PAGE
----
The trail begins on the front lawn of the Historical Association in the Village of Lake George. Here you will find two panels. One is an introduction while the other details the siege of Fort William Henry, which doesn't happen until mid-way thru the novel. Since they are side by side most people are going to read them both at the same time, but for the sake of continuity we'll return to this spot later in the tour.

     You may want to visit the Museum while you're here. You can buy a copy of The Last of the Mohicans in the Museum's bookshop and see all the Leatherstocking Trail panels assembled together in the Native American Room. That may seem easier than doing the tour but it lacks the context of experiencing them in the landscape where the action took place. 

     The first stop is one of my favorites. It's located several miles south of Lake George along the Warren County Bike Path. The best way to approach it might be by biking or walking south on the path from Bloody Pond Road. It is also accessible by something of a scramble from a pull-off on the east side of Rt. 9. Look for a sign hung between two granite pillars, then walk down past the white obelisk monument to Col. Williams, continuing downhill across an old roadway and abandoned rail bed till you reach the paved bike path. That's where you'll find the Leatherstocking panel beside another dedicated to a former trolley line.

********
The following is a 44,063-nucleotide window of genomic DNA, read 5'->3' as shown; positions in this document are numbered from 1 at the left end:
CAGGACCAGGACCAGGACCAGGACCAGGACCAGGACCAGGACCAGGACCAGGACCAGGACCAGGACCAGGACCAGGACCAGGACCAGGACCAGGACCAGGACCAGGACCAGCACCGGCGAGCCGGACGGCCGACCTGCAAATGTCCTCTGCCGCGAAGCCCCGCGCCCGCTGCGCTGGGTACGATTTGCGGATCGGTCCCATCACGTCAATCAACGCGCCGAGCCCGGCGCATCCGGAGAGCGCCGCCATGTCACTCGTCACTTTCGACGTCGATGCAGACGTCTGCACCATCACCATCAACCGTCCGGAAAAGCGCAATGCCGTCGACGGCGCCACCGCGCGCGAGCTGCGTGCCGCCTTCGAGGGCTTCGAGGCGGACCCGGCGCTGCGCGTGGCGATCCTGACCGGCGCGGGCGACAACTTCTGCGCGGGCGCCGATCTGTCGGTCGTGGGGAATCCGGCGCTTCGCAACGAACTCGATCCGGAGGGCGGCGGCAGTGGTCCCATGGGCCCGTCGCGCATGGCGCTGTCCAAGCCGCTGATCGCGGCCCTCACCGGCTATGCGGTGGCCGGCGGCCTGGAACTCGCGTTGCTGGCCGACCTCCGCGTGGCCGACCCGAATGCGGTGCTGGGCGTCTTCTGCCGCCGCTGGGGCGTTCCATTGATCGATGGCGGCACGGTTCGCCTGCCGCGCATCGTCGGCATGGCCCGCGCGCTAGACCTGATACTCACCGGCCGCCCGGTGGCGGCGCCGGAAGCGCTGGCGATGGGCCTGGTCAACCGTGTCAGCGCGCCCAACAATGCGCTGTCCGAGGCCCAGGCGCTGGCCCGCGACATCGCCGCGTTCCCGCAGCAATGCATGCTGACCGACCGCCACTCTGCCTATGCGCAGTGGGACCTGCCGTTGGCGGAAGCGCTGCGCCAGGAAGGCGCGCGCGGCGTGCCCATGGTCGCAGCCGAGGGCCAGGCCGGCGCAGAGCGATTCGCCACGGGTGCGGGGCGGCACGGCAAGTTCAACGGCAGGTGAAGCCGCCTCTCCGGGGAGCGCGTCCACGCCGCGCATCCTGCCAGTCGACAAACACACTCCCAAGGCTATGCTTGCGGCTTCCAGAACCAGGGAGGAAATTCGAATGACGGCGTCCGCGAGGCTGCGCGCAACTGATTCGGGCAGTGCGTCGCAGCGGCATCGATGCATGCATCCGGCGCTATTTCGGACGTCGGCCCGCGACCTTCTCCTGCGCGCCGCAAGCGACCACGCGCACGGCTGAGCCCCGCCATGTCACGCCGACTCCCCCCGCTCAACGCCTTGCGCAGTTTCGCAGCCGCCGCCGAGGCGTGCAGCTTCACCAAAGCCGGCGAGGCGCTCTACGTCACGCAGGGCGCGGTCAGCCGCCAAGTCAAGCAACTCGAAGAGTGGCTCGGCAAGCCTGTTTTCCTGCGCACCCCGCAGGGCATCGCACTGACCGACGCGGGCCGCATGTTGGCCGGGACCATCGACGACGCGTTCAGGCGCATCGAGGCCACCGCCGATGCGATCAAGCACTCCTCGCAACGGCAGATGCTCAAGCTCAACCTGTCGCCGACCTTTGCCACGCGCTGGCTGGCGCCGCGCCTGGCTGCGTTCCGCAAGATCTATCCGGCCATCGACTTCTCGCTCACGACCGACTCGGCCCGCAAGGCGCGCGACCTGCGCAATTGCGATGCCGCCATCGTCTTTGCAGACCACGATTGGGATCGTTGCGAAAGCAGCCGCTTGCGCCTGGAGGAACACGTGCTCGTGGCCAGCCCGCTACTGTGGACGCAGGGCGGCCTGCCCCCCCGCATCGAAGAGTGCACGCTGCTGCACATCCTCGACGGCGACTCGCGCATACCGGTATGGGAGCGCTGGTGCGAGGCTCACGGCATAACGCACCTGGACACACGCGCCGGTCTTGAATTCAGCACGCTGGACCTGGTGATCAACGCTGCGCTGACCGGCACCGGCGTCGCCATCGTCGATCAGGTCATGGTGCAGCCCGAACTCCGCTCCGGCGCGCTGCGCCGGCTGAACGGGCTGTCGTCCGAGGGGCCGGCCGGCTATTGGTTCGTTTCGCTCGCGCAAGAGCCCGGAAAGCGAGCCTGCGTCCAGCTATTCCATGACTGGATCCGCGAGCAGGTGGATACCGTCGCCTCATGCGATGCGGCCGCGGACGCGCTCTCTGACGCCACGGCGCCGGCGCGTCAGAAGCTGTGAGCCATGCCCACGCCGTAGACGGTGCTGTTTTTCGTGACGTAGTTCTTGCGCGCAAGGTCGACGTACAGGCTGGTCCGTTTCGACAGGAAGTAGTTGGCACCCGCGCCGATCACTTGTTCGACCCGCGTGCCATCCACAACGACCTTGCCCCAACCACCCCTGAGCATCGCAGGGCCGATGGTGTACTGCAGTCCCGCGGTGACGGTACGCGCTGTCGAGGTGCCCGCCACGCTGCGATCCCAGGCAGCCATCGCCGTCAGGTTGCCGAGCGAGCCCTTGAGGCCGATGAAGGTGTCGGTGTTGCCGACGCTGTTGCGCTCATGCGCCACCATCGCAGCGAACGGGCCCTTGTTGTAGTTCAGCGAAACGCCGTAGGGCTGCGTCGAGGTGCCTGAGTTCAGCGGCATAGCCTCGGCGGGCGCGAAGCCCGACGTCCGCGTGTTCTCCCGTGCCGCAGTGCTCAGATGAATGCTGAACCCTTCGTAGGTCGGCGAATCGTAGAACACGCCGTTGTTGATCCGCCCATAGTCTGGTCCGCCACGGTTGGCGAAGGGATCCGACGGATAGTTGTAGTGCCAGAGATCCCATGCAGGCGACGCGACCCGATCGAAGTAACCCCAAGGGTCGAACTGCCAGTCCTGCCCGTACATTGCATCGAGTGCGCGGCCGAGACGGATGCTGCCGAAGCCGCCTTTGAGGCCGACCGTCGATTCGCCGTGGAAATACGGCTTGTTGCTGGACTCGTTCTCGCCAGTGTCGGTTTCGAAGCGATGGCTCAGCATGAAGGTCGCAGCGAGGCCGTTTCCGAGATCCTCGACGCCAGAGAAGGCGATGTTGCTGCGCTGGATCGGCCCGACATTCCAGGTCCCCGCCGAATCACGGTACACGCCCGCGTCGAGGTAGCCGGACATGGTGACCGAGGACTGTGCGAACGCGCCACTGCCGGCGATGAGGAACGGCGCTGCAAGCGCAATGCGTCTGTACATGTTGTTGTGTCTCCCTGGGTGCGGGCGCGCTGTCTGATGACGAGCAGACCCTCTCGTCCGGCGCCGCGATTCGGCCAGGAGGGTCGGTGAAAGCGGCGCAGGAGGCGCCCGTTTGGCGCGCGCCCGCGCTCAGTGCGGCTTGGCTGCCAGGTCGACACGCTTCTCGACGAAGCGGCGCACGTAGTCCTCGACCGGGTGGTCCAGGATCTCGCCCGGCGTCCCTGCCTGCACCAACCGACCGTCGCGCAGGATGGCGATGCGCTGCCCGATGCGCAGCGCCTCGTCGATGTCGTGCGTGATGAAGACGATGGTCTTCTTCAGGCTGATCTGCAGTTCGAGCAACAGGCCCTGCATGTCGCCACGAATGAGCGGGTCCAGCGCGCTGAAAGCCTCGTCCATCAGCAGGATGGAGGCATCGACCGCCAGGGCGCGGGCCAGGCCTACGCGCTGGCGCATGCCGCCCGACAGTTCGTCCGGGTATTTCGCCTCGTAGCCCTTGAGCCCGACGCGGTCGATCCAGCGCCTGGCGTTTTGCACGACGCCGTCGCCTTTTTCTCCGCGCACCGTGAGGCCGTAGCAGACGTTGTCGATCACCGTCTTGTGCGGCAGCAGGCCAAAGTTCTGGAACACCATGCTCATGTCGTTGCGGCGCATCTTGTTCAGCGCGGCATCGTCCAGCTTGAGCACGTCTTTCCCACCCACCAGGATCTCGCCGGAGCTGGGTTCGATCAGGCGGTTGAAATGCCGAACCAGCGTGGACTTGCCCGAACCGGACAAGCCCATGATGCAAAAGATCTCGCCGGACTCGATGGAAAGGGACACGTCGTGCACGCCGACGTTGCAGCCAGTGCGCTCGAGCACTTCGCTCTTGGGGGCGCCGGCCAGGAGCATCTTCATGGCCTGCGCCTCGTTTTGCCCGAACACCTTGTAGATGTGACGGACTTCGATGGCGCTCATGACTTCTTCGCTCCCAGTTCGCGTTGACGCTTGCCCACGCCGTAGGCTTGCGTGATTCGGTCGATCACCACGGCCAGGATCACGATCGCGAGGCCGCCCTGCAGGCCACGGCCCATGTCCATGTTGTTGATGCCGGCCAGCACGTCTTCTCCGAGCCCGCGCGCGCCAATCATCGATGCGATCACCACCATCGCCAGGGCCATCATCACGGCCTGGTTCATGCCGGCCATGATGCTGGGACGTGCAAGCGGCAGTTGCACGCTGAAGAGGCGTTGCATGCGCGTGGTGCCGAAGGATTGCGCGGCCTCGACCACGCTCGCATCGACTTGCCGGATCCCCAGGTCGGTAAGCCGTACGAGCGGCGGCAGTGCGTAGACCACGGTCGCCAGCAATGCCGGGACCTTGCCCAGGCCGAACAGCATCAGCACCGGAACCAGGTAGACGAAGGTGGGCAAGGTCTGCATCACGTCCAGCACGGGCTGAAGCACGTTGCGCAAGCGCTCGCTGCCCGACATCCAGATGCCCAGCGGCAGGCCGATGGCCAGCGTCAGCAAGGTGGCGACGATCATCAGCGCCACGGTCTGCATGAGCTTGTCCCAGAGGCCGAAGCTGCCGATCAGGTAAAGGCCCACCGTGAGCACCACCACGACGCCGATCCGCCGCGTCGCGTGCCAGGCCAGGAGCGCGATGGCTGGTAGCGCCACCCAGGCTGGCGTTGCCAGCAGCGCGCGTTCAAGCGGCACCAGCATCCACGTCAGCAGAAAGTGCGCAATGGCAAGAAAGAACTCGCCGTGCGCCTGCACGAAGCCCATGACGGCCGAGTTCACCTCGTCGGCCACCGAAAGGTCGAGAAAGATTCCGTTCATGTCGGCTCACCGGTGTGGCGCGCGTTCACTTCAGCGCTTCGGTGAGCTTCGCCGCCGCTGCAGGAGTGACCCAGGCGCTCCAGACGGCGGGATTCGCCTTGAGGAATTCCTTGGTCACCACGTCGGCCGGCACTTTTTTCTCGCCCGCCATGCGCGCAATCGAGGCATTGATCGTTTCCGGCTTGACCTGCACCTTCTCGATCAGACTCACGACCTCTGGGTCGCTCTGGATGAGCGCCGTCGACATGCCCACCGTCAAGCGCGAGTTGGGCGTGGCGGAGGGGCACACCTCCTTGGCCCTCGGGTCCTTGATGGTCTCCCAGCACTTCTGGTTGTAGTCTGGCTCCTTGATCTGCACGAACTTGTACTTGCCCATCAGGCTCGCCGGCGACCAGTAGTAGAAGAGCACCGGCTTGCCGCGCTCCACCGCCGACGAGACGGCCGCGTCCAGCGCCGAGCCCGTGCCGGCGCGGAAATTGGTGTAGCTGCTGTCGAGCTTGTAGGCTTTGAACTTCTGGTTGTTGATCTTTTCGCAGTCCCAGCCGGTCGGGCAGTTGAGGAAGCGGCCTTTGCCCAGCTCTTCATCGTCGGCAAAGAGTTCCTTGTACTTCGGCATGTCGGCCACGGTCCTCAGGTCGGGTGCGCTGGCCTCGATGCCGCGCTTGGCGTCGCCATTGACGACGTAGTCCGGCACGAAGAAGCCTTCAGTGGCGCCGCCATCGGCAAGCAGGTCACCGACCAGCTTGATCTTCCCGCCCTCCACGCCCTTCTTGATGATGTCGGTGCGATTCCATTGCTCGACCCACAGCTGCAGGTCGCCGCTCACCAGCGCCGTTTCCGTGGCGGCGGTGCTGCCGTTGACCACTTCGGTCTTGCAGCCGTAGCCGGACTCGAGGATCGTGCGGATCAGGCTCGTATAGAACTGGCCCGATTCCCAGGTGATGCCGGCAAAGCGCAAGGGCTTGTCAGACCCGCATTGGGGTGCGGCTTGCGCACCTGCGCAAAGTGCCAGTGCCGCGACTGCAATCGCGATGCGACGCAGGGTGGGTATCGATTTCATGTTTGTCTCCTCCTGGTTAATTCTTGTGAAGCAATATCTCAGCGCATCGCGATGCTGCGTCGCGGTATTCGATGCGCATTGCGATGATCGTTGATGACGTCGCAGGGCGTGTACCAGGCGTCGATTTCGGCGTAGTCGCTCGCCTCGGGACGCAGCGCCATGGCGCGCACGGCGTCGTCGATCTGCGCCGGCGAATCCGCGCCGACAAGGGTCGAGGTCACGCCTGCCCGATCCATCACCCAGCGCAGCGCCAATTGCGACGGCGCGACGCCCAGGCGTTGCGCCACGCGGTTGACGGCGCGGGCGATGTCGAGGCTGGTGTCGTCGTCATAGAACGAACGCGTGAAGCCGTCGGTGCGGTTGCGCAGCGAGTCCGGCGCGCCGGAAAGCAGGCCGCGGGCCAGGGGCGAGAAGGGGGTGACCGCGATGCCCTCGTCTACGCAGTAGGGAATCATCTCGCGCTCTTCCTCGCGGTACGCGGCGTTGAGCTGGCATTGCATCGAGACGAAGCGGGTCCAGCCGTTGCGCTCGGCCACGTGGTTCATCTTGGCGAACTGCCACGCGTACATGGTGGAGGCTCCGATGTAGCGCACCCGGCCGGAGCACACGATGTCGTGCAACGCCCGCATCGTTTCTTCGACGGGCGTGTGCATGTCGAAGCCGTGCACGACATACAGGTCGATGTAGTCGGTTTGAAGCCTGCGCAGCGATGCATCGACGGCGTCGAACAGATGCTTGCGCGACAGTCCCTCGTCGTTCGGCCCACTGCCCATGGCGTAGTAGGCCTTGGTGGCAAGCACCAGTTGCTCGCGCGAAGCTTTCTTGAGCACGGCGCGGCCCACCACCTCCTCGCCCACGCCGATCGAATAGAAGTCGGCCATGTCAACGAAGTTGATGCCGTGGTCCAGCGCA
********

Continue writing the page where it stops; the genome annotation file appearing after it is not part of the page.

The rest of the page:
It's curious that this was chosen as the first stop because the action here doesn't occur until well into the book. Perhaps it's because Hawkeye reminiscences about an earlier (September 8, 1755) battle at this spot that left Col. Williams as well as the Mohawk King Hendrick and many others dead. As you walk in this dark wooded ravine it's easy to imagine war whoops and shots ringing out as the French and their Indian allies spring an ambush on the unprepared company of British and provincial soldiers.

Scene of the battle

Historical markers along Rt. 9

Probably not Bloody Pond

     Bloody Pond plays a ghoulish role in the story here and you can read historical markers by a swampy depression along Rt. 9. But be aware that historians doubt this is the same 'Bloody Pond' mentioned in early accounts of the battle. Nevertheless, it is probably the one Cooper visited and included in his tale.